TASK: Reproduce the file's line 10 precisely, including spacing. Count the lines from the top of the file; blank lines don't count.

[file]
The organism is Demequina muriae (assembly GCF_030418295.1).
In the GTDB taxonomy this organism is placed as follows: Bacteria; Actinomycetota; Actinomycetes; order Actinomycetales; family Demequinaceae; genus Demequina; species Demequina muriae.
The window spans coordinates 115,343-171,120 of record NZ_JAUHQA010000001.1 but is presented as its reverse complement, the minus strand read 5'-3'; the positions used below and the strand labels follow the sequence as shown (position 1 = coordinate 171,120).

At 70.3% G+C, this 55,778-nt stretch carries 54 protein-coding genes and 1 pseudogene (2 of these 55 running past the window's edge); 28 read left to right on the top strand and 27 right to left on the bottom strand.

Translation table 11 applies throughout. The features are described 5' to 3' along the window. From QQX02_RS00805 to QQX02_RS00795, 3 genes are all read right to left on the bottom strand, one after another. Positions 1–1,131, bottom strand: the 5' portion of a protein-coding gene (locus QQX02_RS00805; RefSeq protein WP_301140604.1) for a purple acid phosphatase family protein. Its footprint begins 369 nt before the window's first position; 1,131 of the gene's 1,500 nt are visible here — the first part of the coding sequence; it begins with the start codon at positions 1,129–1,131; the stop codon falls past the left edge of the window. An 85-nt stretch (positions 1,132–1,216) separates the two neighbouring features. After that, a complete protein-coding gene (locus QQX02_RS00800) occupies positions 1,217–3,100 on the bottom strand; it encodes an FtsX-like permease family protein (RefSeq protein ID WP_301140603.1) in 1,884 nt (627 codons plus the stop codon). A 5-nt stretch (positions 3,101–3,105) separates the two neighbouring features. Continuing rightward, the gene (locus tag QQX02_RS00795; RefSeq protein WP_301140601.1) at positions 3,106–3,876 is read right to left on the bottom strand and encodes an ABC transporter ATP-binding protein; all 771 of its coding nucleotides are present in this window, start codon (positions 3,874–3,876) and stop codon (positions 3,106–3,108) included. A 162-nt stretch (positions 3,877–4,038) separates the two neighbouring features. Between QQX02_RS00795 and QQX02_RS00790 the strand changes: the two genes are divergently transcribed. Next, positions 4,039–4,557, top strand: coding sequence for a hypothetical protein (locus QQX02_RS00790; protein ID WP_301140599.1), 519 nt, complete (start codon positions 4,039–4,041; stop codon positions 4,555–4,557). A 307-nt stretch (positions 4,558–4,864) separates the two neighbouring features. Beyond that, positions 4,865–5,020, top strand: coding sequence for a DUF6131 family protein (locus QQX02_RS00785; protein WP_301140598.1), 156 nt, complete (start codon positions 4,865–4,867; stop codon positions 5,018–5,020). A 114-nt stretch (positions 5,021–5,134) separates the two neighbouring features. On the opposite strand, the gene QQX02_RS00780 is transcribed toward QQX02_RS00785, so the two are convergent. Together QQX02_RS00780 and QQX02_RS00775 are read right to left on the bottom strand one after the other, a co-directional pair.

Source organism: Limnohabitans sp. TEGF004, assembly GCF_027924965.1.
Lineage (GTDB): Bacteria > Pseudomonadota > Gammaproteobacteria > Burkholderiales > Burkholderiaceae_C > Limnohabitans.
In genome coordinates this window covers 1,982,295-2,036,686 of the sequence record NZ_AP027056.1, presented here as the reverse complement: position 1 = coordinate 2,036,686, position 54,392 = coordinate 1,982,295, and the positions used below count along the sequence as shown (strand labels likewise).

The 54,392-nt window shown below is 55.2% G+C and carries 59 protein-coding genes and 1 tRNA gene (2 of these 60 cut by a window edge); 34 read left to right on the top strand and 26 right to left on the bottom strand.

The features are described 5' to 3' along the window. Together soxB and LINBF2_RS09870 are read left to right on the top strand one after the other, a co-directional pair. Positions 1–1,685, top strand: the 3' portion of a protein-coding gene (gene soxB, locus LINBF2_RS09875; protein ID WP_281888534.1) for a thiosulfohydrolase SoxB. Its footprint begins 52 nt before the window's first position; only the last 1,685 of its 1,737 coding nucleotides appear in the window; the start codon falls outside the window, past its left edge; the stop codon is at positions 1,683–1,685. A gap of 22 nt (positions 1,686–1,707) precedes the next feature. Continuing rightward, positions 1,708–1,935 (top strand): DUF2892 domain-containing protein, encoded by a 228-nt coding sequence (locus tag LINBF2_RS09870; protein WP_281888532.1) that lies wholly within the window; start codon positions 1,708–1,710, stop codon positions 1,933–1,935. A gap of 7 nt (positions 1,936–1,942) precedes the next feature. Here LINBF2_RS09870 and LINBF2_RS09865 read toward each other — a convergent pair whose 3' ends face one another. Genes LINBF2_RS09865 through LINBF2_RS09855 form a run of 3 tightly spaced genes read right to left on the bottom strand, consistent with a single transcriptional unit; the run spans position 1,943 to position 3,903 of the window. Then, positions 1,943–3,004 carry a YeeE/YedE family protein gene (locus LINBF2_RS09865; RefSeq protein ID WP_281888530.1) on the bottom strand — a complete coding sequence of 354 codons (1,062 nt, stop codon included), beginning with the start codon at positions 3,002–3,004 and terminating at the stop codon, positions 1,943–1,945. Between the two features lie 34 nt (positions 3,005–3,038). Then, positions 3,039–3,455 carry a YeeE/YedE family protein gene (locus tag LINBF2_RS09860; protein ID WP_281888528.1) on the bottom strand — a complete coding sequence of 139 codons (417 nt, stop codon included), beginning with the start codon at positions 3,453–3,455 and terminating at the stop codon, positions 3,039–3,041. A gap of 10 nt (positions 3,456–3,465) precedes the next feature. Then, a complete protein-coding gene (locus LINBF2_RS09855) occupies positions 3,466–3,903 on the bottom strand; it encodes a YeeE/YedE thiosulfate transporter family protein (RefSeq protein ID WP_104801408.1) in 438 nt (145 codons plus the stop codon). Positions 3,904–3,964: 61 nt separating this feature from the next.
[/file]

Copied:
The features are described 5' to 3' along the window. Together soxB and LINBF2_RS09870 are read left to right on the top strand one after the other, a co-directional pair. Positions 1–1,685, top strand: the 3' portion of a protein-coding gene (gene soxB, locus LINBF2_RS09875; protein ID WP_281888534.1) for a thiosulfohydrolase SoxB. Its footprint begins 52 nt before the window's first position; only the last 1,685 of its 1,737 coding nucleotides appear in the window; the start codon falls outside the window, past its left edge; the stop codon is at positions 1,683–1,685. A gap of 22 nt (positions 1,686–1,707) precedes the next feature. Continuing rightward, positions 1,708–1,935 (top strand): DUF2892 domain-containing protein, encoded by a 228-nt coding sequence (locus tag LINBF2_RS09870; protein WP_281888532.1) that lies wholly within the window; start codon positions 1,708–1,710, stop codon positions 1,933–1,935. A gap of 7 nt (positions 1,936–1,942) precedes the next feature. Here LINBF2_RS09870 and LINBF2_RS09865 read toward each other — a convergent pair whose 3' ends face one another. Genes LINBF2_RS09865 through LINBF2_RS09855 form a run of 3 tightly spaced genes read right to left on the bottom strand, consistent with a single transcriptional unit; the run spans position 1,943 to position 3,903 of the window. Then, positions 1,943–3,004 carry a YeeE/YedE family protein gene (locus LINBF2_RS09865; RefSeq protein ID WP_281888530.1) on the bottom strand — a complete coding sequence of 354 codons (1,062 nt, stop codon included), beginning with the start codon at positions 3,002–3,004 and terminating at the stop codon, positions 1,943–1,945. Between the two features lie 34 nt (positions 3,005–3,038). Then, positions 3,039–3,455 carry a YeeE/YedE family protein gene (locus tag LINBF2_RS09860; protein ID WP_281888528.1) on the bottom strand — a complete coding sequence of 139 codons (417 nt, stop codon included), beginning with the start codon at positions 3,453–3,455 and terminating at the stop codon, positions 3,039–3,041. A gap of 10 nt (positions 3,456–3,465) precedes the next feature. Then, a complete protein-coding gene (locus LINBF2_RS09855) occupies positions 3,466–3,903 on the bottom strand; it encodes a YeeE/YedE thiosulfate transporter family protein (RefSeq protein ID WP_104801408.1) in 438 nt (145 codons plus the stop codon). Positions 3,904–3,964: 61 nt separating this feature from the next.